Mr. Richards, you raise some valid points, but the points you raise are more on policy and process. If I understand what you were saying in your last statement, you're saying we need to have a better understanding of a number of issues in order to be able to question the qualifications and the competence.
If that is the case, then in all likelihood maybe we should not have called for the appointed individual to come before us, since the official opposition was not actually questioning the qualifications. You were right when you made the statement that you're not questioning the qualifications or assessing whether or not that person's qualified. I think we heard—
And there's nothing wrong with that, and that's the reason the government members on the committee had agreed to it. It's not only that particular member. If you will recall the discussion we had within the last 48 hours, it was about seeing if we could get some of the appointments to come before the committee, and that it would be better to have it Thursday, even if it's one or two, as opposed to waiting the extra period of time so we might be able to get a larger number. That was the compromise.
At the end of the day, once it's all said and done, I think the first hour was fruitful in the sense that it provided members of this committee—as Mr. Chan had put forward in a motion—confidence that the person who's chairing it does have qualifications and does have the competence to do the task that has been asked of her. In regard to the process, well, let's debate that. Let's debate it in the House of Commons. Let's debate it in many different venues. I'm just not convinced this is the venue in which we do that, unless the committee ultimately decides they want to do this.
However, keep in mind that what we do in PROC might have ripple effects that affect other committees. Then you could have other committees saying they want Minister Y or Minister Z. There are occasions when different committees will get those ministers, whether it's the estimates or legislation or something else.
I get the impression that Mr. Lamoureux, who is not a member of this committee, is engaging in a filibuster designed to take us past our concluding point. I couldn't help notice that you were looking at the clock. You must have the same inquiries. Therefore, I wonder if you could wrap up his comments and let us proceed.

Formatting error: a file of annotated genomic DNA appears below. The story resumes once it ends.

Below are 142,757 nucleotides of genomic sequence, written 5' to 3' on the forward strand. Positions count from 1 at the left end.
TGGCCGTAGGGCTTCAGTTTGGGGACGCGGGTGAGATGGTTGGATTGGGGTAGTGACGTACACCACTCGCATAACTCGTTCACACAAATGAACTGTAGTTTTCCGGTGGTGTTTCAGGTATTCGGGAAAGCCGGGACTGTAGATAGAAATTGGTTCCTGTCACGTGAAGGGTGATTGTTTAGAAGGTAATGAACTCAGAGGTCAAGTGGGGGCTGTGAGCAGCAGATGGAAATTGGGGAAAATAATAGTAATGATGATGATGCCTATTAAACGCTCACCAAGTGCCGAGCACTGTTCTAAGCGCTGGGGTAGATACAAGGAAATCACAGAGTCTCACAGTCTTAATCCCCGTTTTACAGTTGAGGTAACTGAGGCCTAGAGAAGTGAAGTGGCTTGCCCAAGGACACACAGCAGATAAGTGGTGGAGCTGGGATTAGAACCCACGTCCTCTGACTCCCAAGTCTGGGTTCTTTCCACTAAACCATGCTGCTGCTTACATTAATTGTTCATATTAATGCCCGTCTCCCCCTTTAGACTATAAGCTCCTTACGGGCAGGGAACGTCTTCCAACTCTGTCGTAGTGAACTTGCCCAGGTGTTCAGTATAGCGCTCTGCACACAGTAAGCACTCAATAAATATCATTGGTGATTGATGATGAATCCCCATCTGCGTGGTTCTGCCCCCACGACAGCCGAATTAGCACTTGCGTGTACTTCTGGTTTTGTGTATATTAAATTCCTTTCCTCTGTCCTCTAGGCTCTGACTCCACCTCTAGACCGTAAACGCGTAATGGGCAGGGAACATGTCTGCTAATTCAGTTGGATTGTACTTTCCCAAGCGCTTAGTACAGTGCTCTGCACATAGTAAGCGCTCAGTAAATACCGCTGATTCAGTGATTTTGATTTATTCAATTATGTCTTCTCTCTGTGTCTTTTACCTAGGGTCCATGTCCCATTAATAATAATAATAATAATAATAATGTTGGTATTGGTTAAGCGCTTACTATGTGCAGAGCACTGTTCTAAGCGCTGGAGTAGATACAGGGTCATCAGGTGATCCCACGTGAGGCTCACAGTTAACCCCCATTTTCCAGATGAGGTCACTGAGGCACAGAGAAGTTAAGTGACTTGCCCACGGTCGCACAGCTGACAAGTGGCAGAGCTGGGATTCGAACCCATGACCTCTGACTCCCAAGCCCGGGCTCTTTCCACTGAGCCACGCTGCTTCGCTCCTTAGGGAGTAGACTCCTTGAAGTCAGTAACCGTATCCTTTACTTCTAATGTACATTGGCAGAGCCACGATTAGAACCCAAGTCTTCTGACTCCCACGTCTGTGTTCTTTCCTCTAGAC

Mr. Chan. I'd be happy to forgo my comments if we can come to a vote on this motion. There are only five minutes left. Alternatively, we could agree to extend the time that we are meeting today in order to provide a more extensive discussion. One way or the other, let us deal with this motion.
I want to back up quickly because I recognize the time here. The government side is prepared to drop all our comments on this motion before you and bring the matter to a vote, but let us simply note that it's weird that we're in this situation. We're in this situation because your government didn't deal with 22 appointees for over two years, and now, constitutionally, we have to fill those vacancies. Otherwise, at a certain point the Senate simply cannot function.
That issue aside, at the end of the day a constitutional requirement sets this body in the Constitution. It needs to operate. It was getting to the point where it was becoming dysfunctional because the previous government chose not to fill those vacancies.
That issue aside, can I simply ask the clerk to read back the motion again? On this side we're prepared to vote on the motion right now.
Mr. Chair, with regard to the mandate of this committee, which is laid out in Standing Order 108(3)(a):
Procedure and House Affairs shall include, in addition to the duties set forth in Standing Order 104, and among other matters:
Then it has a list. The “among other matters” means that we have a mandate that can be interpreted as expanding to include not merely the narrow objects laid out in section 108(3). In other words, there's no problem in hearing from the minister.
I'll just point out, Mr. Chair, that under our Constitution from time immemorial, or at any rate since the development of responsible government both here and in the mother country, all ministers have to report to the House of Commons. The House of Commons has oversight over all of them. The Minister of Democratic Institutions and her predecessor, the Minister of Democratic Reform, always reported to this committee. That's an established practice, so that is the authorization for doing this.
I have a final comment here on a somewhat different subject. It's critical that she be invited here—so this is going to you, since you're in charge of timing—to meet with us during the break week, unless she can meet with us tomorrow, because of the fact that the phase 1 appointment process closes. It's a process that I'm arguing is unconstitutional. I asked her about this in the House of Commons, and she did not answer when I said I thought it was unconstitutional and asked if she had legal advice.
That process closes on family day, on the Monday before we reconvene, so this must be a special meeting. Therefore I am imploring you, as chair of the committee, to set a special time between now and February 15 and not wait for our regularly scheduled meeting, which will be too late. Our regularly scheduled meeting will be on February 16, after that process, which may be unconstitutional, is closed, and after the damage done by following that process has been done.
I'll forego my spot, although I will point out, Mr. Chair, that I really believe it's important for us to deal with this motion and have a vote on it before the conclusion of this meeting. If that requires a little extra time, we should take it.